My two principal aims in this essay are interconnected. One aim is to provide a new interpretation of the ‘infinite modes’ in Spinoza’s Ethics. I argue that for Spinoza, God, conceived as the one infinite and eternal substance, is not to be understood as causing two kinds of modes, some infinite and eternal and the rest finite and non-eternal. That there cannot be such a bifurcation of divine effects is what I take the ‘infinite mode’ propositions, E1p21–23, to establish; E1p21–23 (...)
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  9. A Solution to the Fundamental Philosophical Problem of Christology.Timothy Pawl - 2014 - Journal of Analytic Theology 2:61-85.
    I consider the fundamental philosophical problem for Christology: how can one and the same person, the Second Person of the Trinity, be both God and man. For being God implies having certain attributes, perhaps immutability, or impassibility, whereas being human implies having apparently inconsistent attributes. This problem is especially vexing for the proponent of Conciliar Christology – the Christology taught in the Ecumenical Councils – since those councils affirm that Christ is both mutable and immutable, both passible and impassible, (...)
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  10. Two Internal Critiques for Theists Who Oppose Moral Enhancement on a Process Virtue Basis.Abram Brummett & Parker Crutchfield - 2022 - Bioethics 36 (4):367-373.
    Some bioconservatives reject the use of biotechnology for moral enhancement while simultaneously purporting to accept standard theism and process virtue (STPV). Standard theism holds that God is a personal, omniscient, omnibenevolent, omnipotent, transcendent being. Process virtue holds that intrinsically valuable virtue can only be obtained through a specific process and not by means of biotechnological shortcuts. We describe two internal critiques, one conceptual and the other moral, that arise by combining standard theism and process virtue to reject moral enhancement. First, (...)
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  11. Biological Constraints as Norms in Evolution.Mathilde Tahar - 2022 - History and Philosophy of the Life Sciences 44 (1):1-21.
    Biology seems to present local and transitory regularities rather than immutable laws. To account for these historically constituted regularities and to distinguish them from mathematical invariants, Montévil and Mossio have proposed to speak of constraints. In this article we analyse the causal power of these constraints in the evolution of biodiversity, i.e., their positivity, but also the modality of their action on the directions taken by evolution. We argue that to fully account for the causal power of these constraints on (...)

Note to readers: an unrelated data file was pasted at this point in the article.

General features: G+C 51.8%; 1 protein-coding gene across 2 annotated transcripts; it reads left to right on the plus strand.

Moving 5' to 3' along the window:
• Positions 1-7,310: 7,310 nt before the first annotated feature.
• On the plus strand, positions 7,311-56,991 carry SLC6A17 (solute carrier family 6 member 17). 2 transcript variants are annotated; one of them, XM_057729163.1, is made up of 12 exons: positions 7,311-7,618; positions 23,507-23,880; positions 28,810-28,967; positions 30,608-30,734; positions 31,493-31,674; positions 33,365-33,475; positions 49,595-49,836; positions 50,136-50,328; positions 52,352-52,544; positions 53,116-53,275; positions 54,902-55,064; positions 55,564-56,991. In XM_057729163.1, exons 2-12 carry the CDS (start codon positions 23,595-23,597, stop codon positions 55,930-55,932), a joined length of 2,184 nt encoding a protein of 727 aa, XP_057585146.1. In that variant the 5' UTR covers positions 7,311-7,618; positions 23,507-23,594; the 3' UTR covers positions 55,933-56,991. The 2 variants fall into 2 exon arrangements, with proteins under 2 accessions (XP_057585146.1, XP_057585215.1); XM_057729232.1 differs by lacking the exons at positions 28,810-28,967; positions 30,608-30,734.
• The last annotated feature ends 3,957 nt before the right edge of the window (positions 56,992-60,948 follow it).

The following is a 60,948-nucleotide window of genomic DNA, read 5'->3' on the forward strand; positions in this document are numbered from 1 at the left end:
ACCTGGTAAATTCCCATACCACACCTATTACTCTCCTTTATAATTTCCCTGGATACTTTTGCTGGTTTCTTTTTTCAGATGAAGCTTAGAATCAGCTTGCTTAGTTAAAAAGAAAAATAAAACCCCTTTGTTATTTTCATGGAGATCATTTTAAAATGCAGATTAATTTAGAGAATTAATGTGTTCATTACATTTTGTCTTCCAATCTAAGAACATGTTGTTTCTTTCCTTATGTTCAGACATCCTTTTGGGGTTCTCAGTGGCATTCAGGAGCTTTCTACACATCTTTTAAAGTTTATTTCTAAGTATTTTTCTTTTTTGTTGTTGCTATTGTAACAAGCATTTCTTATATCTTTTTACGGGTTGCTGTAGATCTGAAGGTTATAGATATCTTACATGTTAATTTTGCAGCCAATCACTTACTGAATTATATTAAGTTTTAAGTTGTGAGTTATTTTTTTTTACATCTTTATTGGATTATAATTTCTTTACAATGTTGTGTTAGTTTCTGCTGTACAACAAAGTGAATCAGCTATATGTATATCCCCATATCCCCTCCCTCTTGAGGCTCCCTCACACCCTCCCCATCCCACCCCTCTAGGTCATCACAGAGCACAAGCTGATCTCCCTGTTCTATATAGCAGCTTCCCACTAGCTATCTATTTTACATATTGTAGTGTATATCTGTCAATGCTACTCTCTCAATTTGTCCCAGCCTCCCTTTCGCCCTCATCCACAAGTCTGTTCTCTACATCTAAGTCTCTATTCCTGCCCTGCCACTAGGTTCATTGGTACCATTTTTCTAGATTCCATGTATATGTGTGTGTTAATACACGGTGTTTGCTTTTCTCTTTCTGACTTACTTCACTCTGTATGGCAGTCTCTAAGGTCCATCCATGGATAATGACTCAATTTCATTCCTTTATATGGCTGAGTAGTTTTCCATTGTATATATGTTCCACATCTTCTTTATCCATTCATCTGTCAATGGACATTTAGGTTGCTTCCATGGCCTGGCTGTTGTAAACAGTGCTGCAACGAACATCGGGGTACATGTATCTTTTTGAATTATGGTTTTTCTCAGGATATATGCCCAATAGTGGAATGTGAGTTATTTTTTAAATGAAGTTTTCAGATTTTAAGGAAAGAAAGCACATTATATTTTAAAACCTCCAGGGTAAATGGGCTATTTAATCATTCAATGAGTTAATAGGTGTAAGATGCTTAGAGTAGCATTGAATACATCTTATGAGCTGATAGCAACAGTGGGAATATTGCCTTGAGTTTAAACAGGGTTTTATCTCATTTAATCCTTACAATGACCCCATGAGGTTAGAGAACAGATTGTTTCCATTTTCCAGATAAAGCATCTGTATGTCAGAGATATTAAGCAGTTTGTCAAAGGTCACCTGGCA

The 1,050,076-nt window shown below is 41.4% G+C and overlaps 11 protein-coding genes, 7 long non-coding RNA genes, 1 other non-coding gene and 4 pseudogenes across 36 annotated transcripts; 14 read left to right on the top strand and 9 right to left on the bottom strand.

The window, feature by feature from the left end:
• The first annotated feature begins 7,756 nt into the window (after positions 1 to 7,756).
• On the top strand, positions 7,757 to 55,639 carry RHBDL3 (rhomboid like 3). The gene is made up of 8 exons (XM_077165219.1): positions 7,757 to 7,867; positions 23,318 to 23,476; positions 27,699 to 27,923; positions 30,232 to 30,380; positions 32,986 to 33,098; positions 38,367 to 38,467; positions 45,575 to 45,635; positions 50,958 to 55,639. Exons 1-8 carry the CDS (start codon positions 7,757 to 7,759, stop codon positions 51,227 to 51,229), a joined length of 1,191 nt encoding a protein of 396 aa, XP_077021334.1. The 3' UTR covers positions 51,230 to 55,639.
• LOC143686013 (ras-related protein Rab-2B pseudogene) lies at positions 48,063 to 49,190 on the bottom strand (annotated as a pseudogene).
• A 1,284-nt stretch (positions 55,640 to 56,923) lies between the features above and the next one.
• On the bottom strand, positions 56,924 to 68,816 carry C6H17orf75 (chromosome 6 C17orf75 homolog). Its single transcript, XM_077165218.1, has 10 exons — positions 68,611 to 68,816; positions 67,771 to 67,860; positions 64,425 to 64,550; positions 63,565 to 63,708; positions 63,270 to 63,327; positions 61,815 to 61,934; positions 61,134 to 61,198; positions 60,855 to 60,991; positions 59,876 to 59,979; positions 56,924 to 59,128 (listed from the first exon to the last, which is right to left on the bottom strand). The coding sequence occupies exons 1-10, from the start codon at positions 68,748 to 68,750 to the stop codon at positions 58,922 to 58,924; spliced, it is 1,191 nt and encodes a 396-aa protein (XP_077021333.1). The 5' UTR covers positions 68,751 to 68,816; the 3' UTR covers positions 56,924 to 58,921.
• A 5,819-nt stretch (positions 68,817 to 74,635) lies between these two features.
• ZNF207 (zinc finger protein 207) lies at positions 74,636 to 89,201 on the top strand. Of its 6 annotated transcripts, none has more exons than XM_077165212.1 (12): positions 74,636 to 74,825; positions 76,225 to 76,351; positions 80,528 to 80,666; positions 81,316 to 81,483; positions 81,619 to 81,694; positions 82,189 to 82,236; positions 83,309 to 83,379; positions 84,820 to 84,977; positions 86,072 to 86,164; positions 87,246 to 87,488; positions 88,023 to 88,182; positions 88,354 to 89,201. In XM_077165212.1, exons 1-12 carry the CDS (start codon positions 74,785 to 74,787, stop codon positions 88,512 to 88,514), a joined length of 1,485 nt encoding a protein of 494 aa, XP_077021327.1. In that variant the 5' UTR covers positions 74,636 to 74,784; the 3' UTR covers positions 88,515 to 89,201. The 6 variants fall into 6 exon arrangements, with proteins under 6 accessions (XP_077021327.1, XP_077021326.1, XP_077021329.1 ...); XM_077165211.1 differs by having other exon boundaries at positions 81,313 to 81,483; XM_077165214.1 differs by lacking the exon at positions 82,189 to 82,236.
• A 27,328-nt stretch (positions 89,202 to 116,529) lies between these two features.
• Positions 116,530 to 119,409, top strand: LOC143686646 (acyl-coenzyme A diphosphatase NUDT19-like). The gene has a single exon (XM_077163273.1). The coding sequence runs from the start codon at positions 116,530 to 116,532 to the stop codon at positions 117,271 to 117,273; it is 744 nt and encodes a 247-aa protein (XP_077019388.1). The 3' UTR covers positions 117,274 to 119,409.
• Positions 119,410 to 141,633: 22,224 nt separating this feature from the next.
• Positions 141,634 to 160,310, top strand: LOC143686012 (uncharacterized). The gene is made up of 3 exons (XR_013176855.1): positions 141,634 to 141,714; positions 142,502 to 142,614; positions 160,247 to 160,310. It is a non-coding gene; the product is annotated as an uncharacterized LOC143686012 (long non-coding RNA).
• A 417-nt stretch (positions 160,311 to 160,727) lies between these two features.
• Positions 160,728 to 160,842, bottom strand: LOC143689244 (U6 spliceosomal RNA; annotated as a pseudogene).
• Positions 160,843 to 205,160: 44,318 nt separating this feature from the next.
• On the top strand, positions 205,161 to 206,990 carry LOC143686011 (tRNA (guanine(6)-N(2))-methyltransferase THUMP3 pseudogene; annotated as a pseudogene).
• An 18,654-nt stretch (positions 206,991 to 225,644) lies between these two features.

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  12. The Ontological Status of Cartesian Natures.Lawrence Nolan - 1997 - Pacific Philosophical Quarterly 78 (2):169–194.
    In the Fifth Meditation, Descartes makes a remarkable claim about the ontological status of geometrical figures. He asserts that an object such as a triangle has a 'true and immutable nature' that does not depend on the mind, yet has being even if there are no triangles existing in the world. This statement has led many commentators to assume that Descartes is a Platonist regarding essences and in the philosophy of mathematics. One problem with this seemingly natural reading is that (...)
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  13. Incarnating the Impassible God: A Scotistic Transcendental Account of the Passions of the Soul.Liran Shia Gordon - 2019 - Heythrop Journal 2 (62):1081-1098.
    The problem of divine impassibility, i.e., of whether the divine nature in Christ could suffer, stands at the center of a debate regarding the nature of God and his relation to us. Whereas philosophical reasoning regarding the divine nature maintains that the divine is immutable and perfect in every respect, theological needs generated an ever-growing demand for a passionate God truly able to participate in the suffering of his creatures. Correlating with the different approaches of Thomas Aquinas and John Duns (...)
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  14. An Enchanting Abundance of Types: Nietzsche’s Modest Unity of Virtue Thesis.Mark Alfano - 2015 - Journal of Value Inquiry 49 (3):417-435.
    Although Nietzsche accepted a distant cousin of Brian Leiter’s “Doctrine of Types,” according to which, “Each person has a fixed psycho-physical constitution, which defines him as a particular type of person,” the details of his actual view are quite different from the flat-footed position Leiter attributes to him. Leiter argues that Nietzsche thought that type-facts partially explain the beliefs and actions, including moral beliefs and actions, of the person whom those type-facts characterize. With this much, I agree. However, the Doctrine (...)